If these regulations were allowed to remain in force unchanged, I believe that that could be—and almost certainly would be—the thin edge of the wedge for further quotas which may, and I suspect will, come. We have already the system of set-aside to reduce the amount of production of cereal growing. I am riot sure that set-aside itself will be sustainable for very long because of the enormous cost involved in paying compensation to people to do nothing. Therefore, the logical progression from that is to introduce quotas for cereal growers.

Are we to have a system where quotas shall apply to the tenants and not to the land? I hope not. Once one has a precedent then it is easy to hide behind it in the same way as it is relatively easy to hide behind the fact that it is the desire of our lords and masters in Brussels to impose these sorts of regulations on us because they perceive it to be good for them. Their system of farming is so totally different. As far as I am concerned—I believe that I also speak for a number of other noble Lords—they can do what they like, but for the life of me I cannot see why we should in any way subscribe to a system which pleases those eminent people to our detriment. Again, for that reason I hope that these regulations will be substantially changed.

My noble friend Lord Middleton referred to what can be done. He brought to light one of the possible routes—that is to say, compensation. I believe compensation is a most difficult thing to calculate. It would open the floodgates to endless argument. I believe my noble friend Lord Peel used the word "divisive". There should be no value attached to quotas. Once one begins to attach value to them one is creating something concrete which can be traded. Compensation is not very attractive although I see the logic of it. I see no reason why it should not be possible—only if the will is there—for the quota to be attached to land and, land being an immovable object, no value being attached to the quota.

I hope that it will be possible, even at this stage, to stand back, look at the problem which has been generated and be prepared to hold up one's hand and say, "We have got this wrong. From now on the quota will be attached to the land. There will be no compensation. The quota cannot be transferred away from the land and the owner is stuck with it". When the land is sold or acquired by another owner, then he acquires the quota at nil value because there will he no value attached to it. There will be the same value to the land as the grass which grows on it, the trees or whatever.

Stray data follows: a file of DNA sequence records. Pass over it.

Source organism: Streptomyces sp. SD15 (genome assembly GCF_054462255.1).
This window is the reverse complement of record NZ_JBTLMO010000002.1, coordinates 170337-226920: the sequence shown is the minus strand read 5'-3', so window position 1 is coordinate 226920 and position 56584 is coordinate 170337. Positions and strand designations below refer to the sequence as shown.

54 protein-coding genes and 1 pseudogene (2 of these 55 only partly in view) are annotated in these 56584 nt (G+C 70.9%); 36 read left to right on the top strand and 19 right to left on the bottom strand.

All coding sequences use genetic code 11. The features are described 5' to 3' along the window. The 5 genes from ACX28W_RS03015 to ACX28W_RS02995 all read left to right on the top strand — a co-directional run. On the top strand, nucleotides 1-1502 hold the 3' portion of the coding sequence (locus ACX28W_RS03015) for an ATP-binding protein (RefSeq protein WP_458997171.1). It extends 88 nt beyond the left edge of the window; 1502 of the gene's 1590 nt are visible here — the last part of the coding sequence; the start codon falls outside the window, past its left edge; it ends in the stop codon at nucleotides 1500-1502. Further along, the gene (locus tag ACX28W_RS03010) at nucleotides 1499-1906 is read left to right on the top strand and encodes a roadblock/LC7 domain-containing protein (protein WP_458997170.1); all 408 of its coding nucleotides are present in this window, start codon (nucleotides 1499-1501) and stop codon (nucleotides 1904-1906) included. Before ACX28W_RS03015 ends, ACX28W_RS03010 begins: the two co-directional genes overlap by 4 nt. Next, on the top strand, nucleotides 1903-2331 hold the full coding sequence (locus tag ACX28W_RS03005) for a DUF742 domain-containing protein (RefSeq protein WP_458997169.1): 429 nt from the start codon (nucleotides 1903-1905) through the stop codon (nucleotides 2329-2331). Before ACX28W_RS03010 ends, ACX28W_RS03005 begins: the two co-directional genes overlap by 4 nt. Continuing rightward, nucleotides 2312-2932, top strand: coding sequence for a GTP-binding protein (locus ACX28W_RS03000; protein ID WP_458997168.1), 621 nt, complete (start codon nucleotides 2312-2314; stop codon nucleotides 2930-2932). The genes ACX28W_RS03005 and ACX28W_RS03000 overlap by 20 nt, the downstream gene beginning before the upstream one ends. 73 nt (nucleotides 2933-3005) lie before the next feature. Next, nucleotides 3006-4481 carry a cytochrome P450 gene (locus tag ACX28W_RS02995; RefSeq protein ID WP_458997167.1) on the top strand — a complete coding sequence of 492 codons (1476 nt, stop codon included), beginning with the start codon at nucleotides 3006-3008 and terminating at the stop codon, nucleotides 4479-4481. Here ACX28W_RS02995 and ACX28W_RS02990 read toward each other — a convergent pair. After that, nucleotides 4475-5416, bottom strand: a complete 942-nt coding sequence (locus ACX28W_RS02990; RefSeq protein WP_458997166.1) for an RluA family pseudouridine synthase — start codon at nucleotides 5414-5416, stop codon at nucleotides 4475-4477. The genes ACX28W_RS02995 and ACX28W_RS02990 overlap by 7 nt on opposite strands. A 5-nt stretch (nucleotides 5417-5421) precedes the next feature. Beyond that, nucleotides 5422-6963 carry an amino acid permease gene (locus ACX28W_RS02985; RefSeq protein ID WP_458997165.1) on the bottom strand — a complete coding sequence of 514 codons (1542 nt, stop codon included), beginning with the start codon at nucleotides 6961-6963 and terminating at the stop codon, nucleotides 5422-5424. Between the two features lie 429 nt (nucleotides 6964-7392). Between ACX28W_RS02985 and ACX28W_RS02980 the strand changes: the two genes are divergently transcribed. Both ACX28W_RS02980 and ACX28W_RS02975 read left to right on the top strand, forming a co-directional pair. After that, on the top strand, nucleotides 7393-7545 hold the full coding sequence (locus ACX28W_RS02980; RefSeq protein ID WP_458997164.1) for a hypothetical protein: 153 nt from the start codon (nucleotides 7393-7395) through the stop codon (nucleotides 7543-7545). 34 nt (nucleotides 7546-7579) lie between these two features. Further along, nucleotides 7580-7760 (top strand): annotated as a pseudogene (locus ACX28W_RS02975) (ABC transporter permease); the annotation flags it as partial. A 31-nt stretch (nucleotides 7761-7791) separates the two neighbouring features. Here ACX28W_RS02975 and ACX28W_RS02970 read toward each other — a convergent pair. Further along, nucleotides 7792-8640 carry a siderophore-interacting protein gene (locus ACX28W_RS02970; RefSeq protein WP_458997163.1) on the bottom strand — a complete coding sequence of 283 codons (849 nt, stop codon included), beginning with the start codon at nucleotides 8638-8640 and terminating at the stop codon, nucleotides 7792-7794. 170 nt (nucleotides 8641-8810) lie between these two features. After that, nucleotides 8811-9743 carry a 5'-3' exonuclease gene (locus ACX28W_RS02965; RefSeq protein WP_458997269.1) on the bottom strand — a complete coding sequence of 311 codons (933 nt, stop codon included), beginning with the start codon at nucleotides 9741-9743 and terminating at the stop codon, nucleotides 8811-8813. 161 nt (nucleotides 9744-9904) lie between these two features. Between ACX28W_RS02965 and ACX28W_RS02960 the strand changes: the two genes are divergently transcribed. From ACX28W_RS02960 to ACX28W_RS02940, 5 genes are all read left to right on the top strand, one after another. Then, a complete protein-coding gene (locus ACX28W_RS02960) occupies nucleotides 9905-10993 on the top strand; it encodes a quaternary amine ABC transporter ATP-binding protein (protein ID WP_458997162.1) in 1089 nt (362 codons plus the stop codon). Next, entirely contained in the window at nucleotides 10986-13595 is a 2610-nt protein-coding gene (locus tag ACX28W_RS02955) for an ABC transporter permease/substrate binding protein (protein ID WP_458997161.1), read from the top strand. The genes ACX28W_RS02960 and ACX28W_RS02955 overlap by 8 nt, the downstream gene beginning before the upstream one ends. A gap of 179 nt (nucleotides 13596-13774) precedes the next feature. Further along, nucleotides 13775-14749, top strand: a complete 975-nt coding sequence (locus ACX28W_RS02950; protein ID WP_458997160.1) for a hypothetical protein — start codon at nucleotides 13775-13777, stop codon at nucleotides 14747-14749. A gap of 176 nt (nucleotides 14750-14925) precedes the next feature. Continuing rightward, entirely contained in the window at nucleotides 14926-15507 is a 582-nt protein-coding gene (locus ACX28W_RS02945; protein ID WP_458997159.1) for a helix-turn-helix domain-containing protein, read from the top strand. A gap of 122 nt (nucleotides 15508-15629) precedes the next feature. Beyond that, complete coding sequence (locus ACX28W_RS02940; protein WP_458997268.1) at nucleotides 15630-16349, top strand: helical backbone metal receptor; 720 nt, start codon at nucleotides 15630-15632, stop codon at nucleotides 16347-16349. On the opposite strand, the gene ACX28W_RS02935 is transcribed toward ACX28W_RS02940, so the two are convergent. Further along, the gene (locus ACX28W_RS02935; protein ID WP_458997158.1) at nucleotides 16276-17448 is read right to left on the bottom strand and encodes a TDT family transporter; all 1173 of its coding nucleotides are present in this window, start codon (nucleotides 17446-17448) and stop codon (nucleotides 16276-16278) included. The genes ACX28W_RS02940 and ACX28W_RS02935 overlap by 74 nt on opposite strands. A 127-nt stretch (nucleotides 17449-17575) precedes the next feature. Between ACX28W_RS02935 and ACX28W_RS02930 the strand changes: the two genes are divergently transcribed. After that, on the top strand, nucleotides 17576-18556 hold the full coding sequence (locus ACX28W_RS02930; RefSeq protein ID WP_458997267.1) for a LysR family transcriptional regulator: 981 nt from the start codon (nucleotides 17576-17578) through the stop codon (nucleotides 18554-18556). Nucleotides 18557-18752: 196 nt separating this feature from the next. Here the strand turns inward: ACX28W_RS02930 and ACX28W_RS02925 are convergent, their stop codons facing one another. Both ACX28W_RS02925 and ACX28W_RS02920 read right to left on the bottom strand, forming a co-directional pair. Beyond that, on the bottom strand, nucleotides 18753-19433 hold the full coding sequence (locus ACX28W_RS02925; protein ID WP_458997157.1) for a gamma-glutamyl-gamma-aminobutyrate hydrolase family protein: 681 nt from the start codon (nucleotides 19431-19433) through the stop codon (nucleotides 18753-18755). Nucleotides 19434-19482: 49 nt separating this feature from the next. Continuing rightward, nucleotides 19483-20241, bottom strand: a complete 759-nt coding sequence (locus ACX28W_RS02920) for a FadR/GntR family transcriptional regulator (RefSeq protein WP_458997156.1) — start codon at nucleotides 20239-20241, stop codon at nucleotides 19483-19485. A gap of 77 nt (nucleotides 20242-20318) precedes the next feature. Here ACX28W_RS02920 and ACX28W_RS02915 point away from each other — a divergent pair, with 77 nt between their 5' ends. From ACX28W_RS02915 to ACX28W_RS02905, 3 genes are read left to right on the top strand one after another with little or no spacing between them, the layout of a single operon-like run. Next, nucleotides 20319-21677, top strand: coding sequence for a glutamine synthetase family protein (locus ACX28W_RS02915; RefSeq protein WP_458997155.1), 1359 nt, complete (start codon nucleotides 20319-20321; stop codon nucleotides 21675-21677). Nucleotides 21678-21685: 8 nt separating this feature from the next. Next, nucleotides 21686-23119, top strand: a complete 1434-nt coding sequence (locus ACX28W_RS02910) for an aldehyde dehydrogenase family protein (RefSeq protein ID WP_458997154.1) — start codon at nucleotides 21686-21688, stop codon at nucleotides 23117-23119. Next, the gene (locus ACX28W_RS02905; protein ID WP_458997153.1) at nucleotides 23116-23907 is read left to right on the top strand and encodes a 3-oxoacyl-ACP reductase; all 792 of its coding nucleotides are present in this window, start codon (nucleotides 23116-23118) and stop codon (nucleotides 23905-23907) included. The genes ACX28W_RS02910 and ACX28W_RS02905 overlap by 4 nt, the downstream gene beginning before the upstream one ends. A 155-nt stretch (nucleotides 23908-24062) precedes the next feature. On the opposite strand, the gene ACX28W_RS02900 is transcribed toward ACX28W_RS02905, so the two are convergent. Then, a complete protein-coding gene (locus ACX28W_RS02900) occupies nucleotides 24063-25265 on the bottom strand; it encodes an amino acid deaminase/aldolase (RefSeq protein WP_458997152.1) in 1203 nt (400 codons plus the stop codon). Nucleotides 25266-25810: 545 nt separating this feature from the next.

That is the point I want to make. I believe it was my noble friend Lord Hastings who suggested that compensation might cost about £50 million.

Lord Hastings

My Lords, no. The point is that the Government have suggested that. The CLA disagrees entirely.

Viscount Mountgarret

My Lords, I am very grateful to my noble friend. Whoever suggested it, the fact of the matter is that compensation may cost £50 million so that is a very good reason for not having it. I hope that we shall be able to find a different route and that the suggestion I have made is a possibility.

When my noble friend comes to reply in the most charming and persuasive way that he has, I hope that he will realise that he has an army of dissenters behind him. It is interesting to note that there are not so many dissenters in front of him. I would rather not be in his shoes, as I should find it extremely difficult to discover many arguments to persuade the noble Lords who have spoken so eloquently—myself certainly excepted—to change their views at a moment's notice.

6.39 p.m.

Lord Palmer